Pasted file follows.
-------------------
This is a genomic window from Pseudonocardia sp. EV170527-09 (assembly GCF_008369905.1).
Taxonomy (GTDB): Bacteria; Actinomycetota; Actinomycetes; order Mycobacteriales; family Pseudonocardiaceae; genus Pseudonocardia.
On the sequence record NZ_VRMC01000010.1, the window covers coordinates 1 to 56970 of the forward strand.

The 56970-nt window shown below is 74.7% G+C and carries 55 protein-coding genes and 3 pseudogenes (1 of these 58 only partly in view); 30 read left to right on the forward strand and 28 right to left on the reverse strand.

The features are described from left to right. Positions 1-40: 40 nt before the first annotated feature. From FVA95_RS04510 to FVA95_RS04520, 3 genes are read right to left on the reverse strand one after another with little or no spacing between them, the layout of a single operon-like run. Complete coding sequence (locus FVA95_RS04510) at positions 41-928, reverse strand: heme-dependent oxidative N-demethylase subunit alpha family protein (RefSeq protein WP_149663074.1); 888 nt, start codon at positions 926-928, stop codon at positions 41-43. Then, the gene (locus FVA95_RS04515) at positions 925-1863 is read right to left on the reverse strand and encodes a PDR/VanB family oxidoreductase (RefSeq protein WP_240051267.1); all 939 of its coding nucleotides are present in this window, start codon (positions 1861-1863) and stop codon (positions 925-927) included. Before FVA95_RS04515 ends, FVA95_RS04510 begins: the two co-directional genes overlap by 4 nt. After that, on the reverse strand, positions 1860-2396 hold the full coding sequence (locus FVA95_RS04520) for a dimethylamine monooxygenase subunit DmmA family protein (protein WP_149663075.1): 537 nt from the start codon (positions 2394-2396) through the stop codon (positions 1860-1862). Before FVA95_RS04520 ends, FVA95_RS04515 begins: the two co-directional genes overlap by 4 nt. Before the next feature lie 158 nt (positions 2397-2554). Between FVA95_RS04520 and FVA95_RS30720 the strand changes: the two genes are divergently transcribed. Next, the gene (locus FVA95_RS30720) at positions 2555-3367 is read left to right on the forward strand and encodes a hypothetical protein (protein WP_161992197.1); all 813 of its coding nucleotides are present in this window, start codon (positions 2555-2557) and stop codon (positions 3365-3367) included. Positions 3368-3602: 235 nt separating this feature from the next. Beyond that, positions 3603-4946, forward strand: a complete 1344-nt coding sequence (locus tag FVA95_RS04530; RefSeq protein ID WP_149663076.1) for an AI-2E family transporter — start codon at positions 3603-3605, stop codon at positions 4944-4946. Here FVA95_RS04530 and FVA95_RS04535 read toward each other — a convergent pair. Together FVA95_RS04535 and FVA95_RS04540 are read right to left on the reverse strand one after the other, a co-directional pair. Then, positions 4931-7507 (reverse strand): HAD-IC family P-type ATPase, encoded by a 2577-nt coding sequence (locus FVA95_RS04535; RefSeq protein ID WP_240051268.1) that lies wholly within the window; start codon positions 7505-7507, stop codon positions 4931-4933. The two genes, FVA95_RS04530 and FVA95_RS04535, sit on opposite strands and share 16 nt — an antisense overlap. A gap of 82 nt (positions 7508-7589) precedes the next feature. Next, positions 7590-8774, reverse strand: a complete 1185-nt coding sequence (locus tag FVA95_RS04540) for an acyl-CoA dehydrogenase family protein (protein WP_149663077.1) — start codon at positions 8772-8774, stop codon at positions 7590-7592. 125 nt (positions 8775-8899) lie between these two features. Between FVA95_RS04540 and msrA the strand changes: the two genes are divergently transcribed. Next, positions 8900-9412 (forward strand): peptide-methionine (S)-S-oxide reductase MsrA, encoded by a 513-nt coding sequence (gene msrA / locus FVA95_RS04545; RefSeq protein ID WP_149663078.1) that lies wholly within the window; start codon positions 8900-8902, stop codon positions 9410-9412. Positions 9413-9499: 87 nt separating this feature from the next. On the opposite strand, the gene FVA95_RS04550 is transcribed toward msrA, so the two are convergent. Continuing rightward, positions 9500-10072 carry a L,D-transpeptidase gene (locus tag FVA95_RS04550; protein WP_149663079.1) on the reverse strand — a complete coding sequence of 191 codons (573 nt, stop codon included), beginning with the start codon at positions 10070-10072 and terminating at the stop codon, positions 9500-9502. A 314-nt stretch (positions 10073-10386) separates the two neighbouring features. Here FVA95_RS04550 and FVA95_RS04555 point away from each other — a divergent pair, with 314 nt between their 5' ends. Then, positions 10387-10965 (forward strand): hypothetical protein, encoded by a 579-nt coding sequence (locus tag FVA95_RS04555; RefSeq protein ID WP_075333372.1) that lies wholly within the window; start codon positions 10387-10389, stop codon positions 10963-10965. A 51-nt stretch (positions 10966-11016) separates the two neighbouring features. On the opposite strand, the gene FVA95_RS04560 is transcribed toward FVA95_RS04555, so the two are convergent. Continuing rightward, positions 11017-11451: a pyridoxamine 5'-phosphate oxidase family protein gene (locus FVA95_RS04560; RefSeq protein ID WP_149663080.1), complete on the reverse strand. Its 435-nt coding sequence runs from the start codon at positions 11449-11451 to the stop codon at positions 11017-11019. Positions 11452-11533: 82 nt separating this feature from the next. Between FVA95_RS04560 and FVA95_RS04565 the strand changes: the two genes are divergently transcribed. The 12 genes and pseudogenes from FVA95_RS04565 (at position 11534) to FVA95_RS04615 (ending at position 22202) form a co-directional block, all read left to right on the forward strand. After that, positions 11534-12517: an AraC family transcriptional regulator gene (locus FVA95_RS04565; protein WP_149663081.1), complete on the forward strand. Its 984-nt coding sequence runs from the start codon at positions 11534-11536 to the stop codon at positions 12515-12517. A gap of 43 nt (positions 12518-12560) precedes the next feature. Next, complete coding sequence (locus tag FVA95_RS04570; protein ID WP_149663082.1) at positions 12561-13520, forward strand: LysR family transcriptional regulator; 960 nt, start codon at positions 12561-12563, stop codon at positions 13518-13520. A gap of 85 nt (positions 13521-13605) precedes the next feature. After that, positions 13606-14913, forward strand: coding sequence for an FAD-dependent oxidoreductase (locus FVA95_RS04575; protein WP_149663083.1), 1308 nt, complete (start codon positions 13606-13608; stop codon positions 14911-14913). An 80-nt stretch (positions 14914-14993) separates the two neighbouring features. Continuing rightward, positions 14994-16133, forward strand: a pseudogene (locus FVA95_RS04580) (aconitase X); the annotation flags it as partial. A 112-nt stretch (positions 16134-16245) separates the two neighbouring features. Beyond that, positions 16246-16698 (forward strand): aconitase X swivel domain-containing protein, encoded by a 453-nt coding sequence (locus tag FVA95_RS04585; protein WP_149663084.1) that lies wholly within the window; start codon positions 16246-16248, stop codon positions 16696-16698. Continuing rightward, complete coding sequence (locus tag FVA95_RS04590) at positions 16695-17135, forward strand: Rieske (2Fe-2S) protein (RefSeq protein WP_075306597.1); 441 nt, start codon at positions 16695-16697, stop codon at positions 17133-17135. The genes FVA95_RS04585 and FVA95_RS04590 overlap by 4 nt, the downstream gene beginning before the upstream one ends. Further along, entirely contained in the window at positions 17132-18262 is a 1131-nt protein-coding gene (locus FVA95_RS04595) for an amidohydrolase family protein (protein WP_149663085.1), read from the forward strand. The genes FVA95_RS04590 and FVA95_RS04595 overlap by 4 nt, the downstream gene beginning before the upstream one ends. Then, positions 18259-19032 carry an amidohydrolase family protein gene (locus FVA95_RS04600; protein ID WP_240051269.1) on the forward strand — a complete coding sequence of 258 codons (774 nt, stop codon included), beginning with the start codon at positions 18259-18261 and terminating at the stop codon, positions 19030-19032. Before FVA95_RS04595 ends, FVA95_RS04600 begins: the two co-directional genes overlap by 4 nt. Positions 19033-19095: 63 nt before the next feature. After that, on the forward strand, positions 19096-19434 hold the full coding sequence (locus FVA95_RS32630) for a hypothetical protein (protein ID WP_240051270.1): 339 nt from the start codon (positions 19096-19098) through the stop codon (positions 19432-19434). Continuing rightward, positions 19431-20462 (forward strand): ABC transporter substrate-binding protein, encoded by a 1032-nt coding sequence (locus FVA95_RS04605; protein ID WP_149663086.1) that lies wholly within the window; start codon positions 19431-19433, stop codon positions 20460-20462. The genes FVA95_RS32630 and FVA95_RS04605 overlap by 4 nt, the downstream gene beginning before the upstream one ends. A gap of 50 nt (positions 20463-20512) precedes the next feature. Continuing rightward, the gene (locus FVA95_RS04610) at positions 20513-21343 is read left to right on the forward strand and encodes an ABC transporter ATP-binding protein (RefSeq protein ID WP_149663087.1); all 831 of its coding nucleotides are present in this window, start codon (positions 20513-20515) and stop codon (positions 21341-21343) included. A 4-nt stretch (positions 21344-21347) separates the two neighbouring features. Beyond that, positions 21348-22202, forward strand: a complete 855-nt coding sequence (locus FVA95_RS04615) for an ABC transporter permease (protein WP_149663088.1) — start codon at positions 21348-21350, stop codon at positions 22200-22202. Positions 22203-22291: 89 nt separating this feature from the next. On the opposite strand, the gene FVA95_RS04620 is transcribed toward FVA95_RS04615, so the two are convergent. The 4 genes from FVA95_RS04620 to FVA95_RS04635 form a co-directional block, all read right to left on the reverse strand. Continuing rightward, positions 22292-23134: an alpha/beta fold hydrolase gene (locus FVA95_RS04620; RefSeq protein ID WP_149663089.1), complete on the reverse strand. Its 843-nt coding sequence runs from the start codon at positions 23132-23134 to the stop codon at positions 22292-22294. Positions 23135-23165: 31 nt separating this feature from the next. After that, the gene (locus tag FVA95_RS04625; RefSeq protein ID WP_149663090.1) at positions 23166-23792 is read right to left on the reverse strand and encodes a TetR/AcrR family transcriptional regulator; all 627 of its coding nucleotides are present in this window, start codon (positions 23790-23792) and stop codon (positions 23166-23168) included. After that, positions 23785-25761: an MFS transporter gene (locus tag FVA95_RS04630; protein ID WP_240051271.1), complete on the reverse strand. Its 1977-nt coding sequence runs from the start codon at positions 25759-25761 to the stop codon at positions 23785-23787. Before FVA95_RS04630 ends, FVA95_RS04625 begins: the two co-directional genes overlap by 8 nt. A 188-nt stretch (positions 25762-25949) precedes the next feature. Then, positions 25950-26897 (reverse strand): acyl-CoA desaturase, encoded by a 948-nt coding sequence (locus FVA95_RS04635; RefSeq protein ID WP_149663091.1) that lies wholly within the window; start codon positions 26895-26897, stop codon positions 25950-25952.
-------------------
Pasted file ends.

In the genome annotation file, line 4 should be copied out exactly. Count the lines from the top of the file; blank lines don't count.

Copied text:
The 56970-nt window shown below is 74.7% G+C and carries 55 protein-coding genes and 3 pseudogenes (1 of these 58 only partly in view); 30 read left to right on the forward strand and 28 right to left on the reverse strand.